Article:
Vitellogenesis in the New Zealand cushion sea star Patiriella regularis
|dc.identifier.citation||Alqaisi, K. (2014). Vitellogenesis in the New Zealand cushion sea star Patiriella regularis (Thesis, Doctor of Philosophy). University of Otago. Retrieved from http://hdl.handle.net/10523/4618||en|
|dc.description.abstract||Yolk protein is crucial in oviparous animals because it provides most of the nutrients for developing embryos. The yolk protein precursor in the majority of oviparous animals is vitellogenin (Vtg) which belongs to the large lipid transfer protein (LLTP) superfamily. In the phylum Echinodermata, a transferrin-like protein was identified as the yolk protein precursor in the classes Echinoidea and Holothuroidea and termed major yolk protein (MYP). In the class Asteroidea, a functional Vtg has been recently reported in Parvulastra exigua. However, it is still unknown whether Vtg is the major yolk protein in asteroids or if they have different forms of Vtg. Moreover, is it possible that asteroids synthesise MYP? Do sea stars synthesise vertebrate-like sex steroid hormones (VLSHs), such as estrogen, to control vitellogenesis? To answer these questions, the present study aimed mainly to determine yolk protein precursor transcript abundance and steroidogenic enzyme activity in the New Zealand cushion sea star Patiriella regularis. Furthermore, the present study aimed: i) to describe oocyte formation in P. regularis and categorise the stages of the reproductive cycle (Chapter 2); ii) to identify the yolk protein precursors (Chapter 3); iii) to examine yolk protein precursor mRNA levels and sites of synthesis during oogenesis and iv) to examine steroidogenic enzyme activity throughout the reproductive cycle. The reproductive cycle of female P. regularis was studied in Chapter 2 using histological analysis and organ index analysis of samples collected on a monthly basis. The annual reproductive cycle of P. regularis was divided into five stages: I) recovery stage, II) growing stage, III) mature stage, IV) partly spawned stage and V) spent stage. P. regularis spawned in the austral summer and oocyte growth occurred mainly between autumn and spring. Two distinct Vtgs (termed PrVtg1 and PrVtg2) that belong to the LLTP superfamily have been identified and sequenced in Chapter 3. In addition, a partial cDNA encoding MYP (termed PrMYP) was cloned and sequenced. Amino acid sequencing for the prominent proteins in ovulated eggs matched the deduced amino acid sequences of PrVtgs. These results provided the first evidence that at least two Vtgs correspond to yolk proteins in echinoderms. In addition, it is the first report for the expression of MYP in a sea star. Chapter 4 showed that the expression levels of PrVtg1 differed significantly during the reproductive cycle in both the pyloric caeca and ovary. PrVtg2 mRNA levels changed significantly in the pyloric caeca during the reproductive cycle while it was stable in the ovary. In situ hybridisation analysis showed that PrVtg transcripts were present in the digestive epithelium of the pyloric caeca. In the ovary, PrVtg1 transcripts were localised in the somatic cells rather than follicle cells, while PrVtg2 transcripts were identified in the follicle cells. These results provide evidence that somatic cells in sea star ovaries function in Vtg synthesis and that both the pyloric caeca and the ovary are the main vitellogenic organs in sea stars. Interestingly, PrMYP transcripts were identified in the growing oocyte, which contrasts with findings from other echinoderm species, such as sea urchins. In Chapter 5, pyloric caeca and ovary were incubated with pregnenolone (P5) and androstenedione (AD). Subsequently, the concentrations of pregnenolone (P4), androstenedione (AD), testosterone (T) and estradiol-17β were measured using liquid chromatography-atmospheric pressure chemical ionization tandem mass spectrometry. Both organs converted P5 and AD into P4 and T respectively, but the concentration of P4 and T did not change significantly during the reproductive cycle. Analysis of transcriptome data from P. regularis ovary indicated that the transcripts encoding crucial steroidogenic proteins were absent. Thus, it is suggested that VLSHs do not control asteroid reproduction nor are they are synthesised for a particular physiological function. The present study provided novel results that advance the understanding of vitellogenesis in asteroids. In addition, the present study provided valuable knowledge that will advance the understanding of Vtg evolution in the phylum Echinodermata and the relationship between asteroid Vtgs with Vtgs from other animals.|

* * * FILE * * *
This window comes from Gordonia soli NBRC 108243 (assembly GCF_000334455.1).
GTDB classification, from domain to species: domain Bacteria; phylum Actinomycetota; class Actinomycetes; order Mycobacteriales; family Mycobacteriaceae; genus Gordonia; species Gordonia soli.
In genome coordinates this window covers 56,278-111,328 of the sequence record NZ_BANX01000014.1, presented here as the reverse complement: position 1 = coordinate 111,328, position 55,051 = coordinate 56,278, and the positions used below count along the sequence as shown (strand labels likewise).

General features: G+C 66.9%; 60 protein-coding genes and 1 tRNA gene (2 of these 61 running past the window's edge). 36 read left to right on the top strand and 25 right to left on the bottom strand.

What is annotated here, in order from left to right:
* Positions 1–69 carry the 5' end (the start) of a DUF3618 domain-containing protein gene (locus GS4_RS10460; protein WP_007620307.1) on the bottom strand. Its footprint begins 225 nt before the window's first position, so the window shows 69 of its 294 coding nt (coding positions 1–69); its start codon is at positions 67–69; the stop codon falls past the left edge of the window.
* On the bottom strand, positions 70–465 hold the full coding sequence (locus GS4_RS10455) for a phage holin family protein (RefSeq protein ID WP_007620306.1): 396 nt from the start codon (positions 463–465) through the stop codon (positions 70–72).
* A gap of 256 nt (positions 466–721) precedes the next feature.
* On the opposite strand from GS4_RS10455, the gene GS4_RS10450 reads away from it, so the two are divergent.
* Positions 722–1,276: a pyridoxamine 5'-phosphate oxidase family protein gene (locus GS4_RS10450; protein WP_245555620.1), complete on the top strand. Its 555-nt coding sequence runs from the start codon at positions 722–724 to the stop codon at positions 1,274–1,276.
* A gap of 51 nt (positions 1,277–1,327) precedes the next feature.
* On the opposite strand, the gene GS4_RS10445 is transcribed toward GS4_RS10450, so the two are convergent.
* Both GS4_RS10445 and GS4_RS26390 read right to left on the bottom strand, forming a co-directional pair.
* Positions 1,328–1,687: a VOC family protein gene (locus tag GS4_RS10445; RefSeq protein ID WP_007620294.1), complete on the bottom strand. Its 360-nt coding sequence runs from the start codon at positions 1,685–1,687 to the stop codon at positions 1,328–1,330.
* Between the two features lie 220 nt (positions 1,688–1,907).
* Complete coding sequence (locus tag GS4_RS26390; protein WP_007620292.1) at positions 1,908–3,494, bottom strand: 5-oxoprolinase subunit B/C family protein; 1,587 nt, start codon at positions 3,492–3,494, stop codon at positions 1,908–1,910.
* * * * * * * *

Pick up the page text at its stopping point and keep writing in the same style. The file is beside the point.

|dc.publisher||University of Otago|
|dc.rights||All items in OUR Archive are provided for private study and research purposes and are protected by copyright with all rights reserved unless otherwise indicated.|
|dc.subject||Major yolk protein|
|dc.subject||Vertebrate-like sex steroid hormone|
|dc.title||Vitellogenesis in the New Zealand cushion sea star Patiriella regularis|
|thesis.degree.name||Doctor of Philosophy|
|thesis.degree.grantor||University of Otago|
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